Bring Any Request to God

Bring any request you have to God.

No request is too large; none too small or insignificant.

How often we limit God by not bringing to God everything we want and need.

Do we need help getting our balance? Getting through the day?

Do we need help in a particular relationship? With a particular character defect? Attaining a character asset?

Do we need help making progress on a particular task that is challenging us? Do we need help with a feeling? Do we want to change a self-defeating belief that has been challenging us? Do we need information, an insight? Support? A friend?

Is there something in God’s Universe that would really bring us joy?

We can ask for it. We can ask God for whatever we want. Put the request in God’s hands, trusting it has been heard then let it go. Leave the decision to God.

Asking for what we want and need is taking care of ourselves. Trust that the Higher Power to whom we have turned over our life and will really does care about us and about what we want and need.

Today, I will ask my Higher Power for what I want and need. I will not demand-I will ask. Then I will let go.

From The Language of Letting Go by Melody Beattie ©1990, Hazelden Foundation. All rights reserved. No portion of this publication may be reproduced in any manner without the written permission of the publisher.

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Conflict & Power Resolution

“The goal of an argument with your partner is not an apology, rather a willingness to relinquish power, say researchers. Power may be defined in many forms including giving a partner more independence, admitting faults, showing respect and being willing to compromise. The research, published in the Journal of Social and Clinical Psychology is based on two studies of married or cohabitating people and build upon previous investigations by Keith Sanford, Ph.D.”

“Earlier studies of more than 3,500 married people found that there are just two basic types of underlying concerns that couples experience during conflicts: “perceived threat,” in which a person thinks that his or her status is threatened by a critical or demanding partner; and “perceived neglect,” in which an individual sees a partner as being disloyal or inattentive and showing a lack of investment in the relationship.”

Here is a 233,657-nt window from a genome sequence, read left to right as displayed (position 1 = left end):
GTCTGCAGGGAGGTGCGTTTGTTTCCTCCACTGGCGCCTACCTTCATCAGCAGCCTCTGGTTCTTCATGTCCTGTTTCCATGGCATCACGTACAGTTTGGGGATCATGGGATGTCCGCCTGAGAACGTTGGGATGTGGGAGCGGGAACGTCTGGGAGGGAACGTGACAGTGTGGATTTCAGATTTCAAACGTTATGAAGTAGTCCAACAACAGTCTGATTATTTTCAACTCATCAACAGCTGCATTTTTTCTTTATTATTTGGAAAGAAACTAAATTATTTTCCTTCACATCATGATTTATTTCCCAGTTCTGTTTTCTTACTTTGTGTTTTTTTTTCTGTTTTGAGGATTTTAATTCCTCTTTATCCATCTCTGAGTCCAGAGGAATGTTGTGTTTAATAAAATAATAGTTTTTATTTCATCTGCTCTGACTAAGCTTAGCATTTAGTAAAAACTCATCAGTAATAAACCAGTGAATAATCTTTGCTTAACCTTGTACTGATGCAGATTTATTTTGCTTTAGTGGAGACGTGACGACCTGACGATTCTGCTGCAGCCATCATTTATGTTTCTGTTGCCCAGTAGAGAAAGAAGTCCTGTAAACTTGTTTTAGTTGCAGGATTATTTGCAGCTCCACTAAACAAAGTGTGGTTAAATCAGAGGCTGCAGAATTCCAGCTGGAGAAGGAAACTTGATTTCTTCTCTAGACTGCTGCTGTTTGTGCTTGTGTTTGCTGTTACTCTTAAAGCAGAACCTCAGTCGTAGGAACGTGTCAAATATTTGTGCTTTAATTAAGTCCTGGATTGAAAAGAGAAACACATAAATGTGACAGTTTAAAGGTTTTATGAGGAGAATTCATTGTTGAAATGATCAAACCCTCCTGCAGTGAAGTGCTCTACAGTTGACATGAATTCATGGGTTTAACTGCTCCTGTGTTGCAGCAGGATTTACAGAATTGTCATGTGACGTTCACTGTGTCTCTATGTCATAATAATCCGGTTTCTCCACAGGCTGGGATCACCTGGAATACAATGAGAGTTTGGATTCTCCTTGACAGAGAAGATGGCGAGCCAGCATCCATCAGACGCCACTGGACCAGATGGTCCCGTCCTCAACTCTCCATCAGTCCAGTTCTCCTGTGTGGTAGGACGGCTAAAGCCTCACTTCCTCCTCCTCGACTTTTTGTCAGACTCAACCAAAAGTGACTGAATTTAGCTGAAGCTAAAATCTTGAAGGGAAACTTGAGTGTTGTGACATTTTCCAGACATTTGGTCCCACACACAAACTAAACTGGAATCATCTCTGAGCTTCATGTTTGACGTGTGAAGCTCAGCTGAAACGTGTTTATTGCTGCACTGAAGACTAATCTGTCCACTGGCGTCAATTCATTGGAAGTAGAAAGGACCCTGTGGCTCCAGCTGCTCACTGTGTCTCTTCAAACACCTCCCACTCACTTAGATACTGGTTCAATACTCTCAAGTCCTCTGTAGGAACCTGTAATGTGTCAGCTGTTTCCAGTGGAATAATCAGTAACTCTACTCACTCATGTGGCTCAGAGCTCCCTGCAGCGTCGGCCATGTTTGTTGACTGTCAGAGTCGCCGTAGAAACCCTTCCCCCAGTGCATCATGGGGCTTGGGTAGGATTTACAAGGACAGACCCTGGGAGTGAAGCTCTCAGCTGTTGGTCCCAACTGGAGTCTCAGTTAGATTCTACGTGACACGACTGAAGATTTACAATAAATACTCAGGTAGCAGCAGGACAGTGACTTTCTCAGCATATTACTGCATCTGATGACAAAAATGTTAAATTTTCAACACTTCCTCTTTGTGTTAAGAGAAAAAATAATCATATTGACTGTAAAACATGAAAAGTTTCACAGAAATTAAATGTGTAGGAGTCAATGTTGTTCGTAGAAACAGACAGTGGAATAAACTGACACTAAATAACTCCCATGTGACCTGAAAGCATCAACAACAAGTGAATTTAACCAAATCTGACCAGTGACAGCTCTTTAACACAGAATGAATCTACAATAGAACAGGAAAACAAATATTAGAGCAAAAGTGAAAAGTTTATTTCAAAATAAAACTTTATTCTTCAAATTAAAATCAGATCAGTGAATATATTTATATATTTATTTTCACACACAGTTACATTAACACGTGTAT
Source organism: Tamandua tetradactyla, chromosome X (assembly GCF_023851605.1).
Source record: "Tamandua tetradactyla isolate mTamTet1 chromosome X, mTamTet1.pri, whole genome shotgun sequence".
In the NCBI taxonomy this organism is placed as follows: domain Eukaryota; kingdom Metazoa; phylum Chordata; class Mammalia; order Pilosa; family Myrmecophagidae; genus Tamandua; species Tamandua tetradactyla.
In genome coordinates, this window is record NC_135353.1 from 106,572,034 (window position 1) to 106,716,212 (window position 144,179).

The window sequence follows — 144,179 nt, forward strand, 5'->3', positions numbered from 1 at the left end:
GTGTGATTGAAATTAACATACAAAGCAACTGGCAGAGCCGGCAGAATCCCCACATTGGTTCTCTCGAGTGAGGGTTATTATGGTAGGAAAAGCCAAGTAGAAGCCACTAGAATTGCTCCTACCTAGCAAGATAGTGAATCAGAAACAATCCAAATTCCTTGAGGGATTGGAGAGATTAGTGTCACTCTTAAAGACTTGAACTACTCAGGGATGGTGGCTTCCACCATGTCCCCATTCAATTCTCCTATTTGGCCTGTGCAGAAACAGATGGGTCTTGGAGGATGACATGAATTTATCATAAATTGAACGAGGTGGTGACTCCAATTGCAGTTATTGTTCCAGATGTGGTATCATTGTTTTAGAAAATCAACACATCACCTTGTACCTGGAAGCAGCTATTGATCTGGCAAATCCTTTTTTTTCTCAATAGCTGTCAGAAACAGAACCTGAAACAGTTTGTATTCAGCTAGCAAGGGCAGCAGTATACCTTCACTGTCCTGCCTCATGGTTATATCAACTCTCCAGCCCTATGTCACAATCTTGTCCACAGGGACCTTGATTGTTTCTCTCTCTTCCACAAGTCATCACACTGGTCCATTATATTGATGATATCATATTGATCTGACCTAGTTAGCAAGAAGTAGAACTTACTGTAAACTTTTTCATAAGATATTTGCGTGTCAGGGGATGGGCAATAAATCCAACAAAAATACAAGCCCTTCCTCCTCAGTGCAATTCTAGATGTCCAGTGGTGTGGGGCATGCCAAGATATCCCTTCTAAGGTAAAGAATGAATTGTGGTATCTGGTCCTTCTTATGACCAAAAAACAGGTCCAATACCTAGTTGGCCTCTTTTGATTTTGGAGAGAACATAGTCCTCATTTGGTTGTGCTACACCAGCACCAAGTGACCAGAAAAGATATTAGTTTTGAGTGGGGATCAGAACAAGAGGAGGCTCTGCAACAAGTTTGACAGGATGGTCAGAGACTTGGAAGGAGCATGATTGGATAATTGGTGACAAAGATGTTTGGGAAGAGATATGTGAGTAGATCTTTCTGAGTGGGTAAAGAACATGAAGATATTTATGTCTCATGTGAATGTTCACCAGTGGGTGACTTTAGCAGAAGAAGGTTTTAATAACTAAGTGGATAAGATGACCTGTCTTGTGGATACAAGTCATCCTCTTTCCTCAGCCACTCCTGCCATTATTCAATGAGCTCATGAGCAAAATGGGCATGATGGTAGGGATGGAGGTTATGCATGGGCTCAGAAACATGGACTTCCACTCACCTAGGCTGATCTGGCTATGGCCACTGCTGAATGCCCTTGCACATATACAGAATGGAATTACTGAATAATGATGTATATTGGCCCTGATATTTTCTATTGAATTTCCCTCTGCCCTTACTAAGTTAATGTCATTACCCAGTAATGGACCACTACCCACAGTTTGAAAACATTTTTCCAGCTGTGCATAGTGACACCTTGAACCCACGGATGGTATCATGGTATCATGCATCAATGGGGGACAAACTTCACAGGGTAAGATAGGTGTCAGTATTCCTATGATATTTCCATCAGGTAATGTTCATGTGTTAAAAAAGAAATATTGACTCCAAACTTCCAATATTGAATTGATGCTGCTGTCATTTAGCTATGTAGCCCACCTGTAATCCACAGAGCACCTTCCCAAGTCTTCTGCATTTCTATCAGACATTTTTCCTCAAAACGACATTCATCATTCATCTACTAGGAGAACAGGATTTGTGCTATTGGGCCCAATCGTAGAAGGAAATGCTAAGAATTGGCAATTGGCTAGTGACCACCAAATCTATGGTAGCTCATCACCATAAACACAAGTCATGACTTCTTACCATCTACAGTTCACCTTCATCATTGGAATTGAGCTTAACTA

Most of us want to gain in relationships; we never desire to lose anything and though it takes two to tango, we eventually settle on protecting our own best interests.

“When we feel criticized, we are likely to have underlying concerns about a perceived threat to status, and when that happens, we usually want a partner simply to disengage and back off” says Sanford.

Here, one needs to understand that “backing off” or wanting a person to back off is an easy display of passive or passive-aggressive behavior which eventually amounts to enabling a furtherance of the behavior needing to be changed in the first place.

Often, in sobriety circles there are hundreds of sayings and mantras that have been adopted by recovering addicts. One of my favorites is, “If Nothing Changes, Nothing Changes”. This means, in terms of relationships, that if we don’t change our behavior the relationship will not change nor will the people enact change. Unfortunately, most people see conflict as negative and avoid it at the cost of possible healthy outcomes.

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Saying “sorry” & meaning it

Saying sorry is so hard to do and receiving an apology can be just as difficult.

“The good news is there a method to apologizing that will not only allow your words to be heard, but also lead to emotional healing. The key is to learn how to ask for forgiveness that conveys the message of regret in a manner your significant needs to hear to accept your apology.” (Nancy Pina)

Read more here

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Where is my Brady Bunch?